- Sudden drops in the stock market can leave you with negative returns
- Volatile markets can present opportunities for tax-loss harvesting - selling stocks at a loss to allow you to claim the loss for tax purposes
- Read on to learn more about tax-loss harvesting and some rules to be aware of before engaging in tax-loss harvesting transactions
The 2022 investing year has started off with volatility. Take the S&P 500 – the index of the 500 largest US companies by market value. It opened the year on January 3rd, 2022 at a value of 4778.14, dropped about 9% in January before recovering about half way back. Then it dropped further to about -12% in March before clawing its way back to being down around 7% as of mid-April. This kind of volatility is when a portfolio strategy called tax-loss harvesting can add value to an otherwise declining portfolio. Research has shown that periods of high volatility and relatively low returns, combined with a high marginal tax rate for the investor, create the best environment for tax-loss harvesting1.
With tax-loss harvesting investments are sold at a loss for tax purposes and repurchased at a later date to bring the portfolio back in line. In the meantime, the loss realized from selling the investment can either offset gains found in other parts of the portfolio, or it can offset an investors regular taxable income, up to the IRS limit of $3,000 per year. Let’s review some of the finer points of tax-loss harvesting.
- It only works in Taxable investment accounts – Remember that in a taxable brokerage account, we must file with our taxes each year our gains and losses from the sale of investments as well as dividends and interest. Retirement accounts on the other hand, such as Traditional and Roth IRAs or your 401k, do not report annual gains and losses so there are no losses to take.
- The higher your tax bracket, the more value tax-loss harvesting will provide – Your tax losses have the opportunity to offset long-term capital gains which are taxed at 15% for most people as well as short-term taxable gains and regular income (up to the $3,000 limit) which can range from a tax rate of 10% – 37% in 2022. The higher your tax rate, the more valuable it is to take a tax loss. Additionally, some individuals have income low enough that their long term capital gains rate is 0%.2 In this case, offsetting these gains with a tax loss will have zero effect, and in fact for these clients we sometimes try to harvest gains to be able to take advantage of the 0% capital gains rate.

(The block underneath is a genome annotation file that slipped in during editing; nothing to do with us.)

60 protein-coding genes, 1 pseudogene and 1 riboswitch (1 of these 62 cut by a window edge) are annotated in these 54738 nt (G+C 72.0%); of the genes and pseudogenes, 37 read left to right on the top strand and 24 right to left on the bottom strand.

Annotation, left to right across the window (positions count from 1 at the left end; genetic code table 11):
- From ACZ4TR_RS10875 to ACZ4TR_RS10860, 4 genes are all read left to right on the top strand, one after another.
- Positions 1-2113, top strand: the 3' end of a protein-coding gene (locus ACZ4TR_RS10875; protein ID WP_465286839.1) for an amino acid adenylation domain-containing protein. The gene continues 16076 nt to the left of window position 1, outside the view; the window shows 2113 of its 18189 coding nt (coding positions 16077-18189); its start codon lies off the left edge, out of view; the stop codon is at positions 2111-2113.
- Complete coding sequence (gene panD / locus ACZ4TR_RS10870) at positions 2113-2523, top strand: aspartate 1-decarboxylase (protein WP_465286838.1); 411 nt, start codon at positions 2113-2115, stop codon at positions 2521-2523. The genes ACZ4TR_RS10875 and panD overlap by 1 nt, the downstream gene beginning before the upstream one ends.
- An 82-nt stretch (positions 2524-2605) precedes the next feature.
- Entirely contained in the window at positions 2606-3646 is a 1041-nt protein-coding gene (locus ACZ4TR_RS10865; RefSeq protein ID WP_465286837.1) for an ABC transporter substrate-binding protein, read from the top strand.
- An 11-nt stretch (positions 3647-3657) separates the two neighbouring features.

- Beware of the wash sale rule – The “wash sale” rule was created by the IRS to discourage investors from selling something at a loss for tax purposes and immediately buying it back. The wash sale rule basically disallows a tax loss when the same or a “substantially identical” investment is bought in the 61-day window that is 30 days before and 30 days after selling an investment for a loss.3 There is no standard definition of “substantially identical” investment4, and buying the investments in other accounts like an IRA or a spouse’s account count too. The issue is that if the money just sits in cash the funds are out of the market for 30 days while you wait for the wash sale time to expire. An experienced investment manager or tax professional may be able to help you reposition the cash during the wash sale window without violating the “substantially identical” rules. Tread lightly here.
- Know if transaction costs are a consideration – The good news is that there are so many companies where stocks and exchange traded funds can be bought and sold commission free. That’s not a license to day trade your account, but it’s a nice feature when you or your investment manager wants to reallocate things and keep costs low. If, however, you will incur trading commissions or other transaction costs such as a mutual fund early redemption fee, keep in mind how this could eat away from the tax benefit of your loss-harvesting transaction.
Who knows if the current volatility will continue and for how long? If markets continue to bounce between new highs and steep lows, it could present additional opportunities for you to add value to your portfolio through tax-loss harvesting.
If monitoring your portfolio on a day-to-day basis isn’t for you and you’d like some help with tax-loss harvesting and other investment strategies, reach out to schedule a free call to learn more about working with Create Wealth Financial Planning.
1. Chaudhuri, Shomesh and Burnham, Terence C. and Lo, Andrew W., An Empirical Evaluation of Tax-Loss Harvesting Alpha (March 5, 2019). Available at SSRN: https://ssrn.com/abstract=3351382 or http://dx.doi.org/10.2139/ssrn.3351382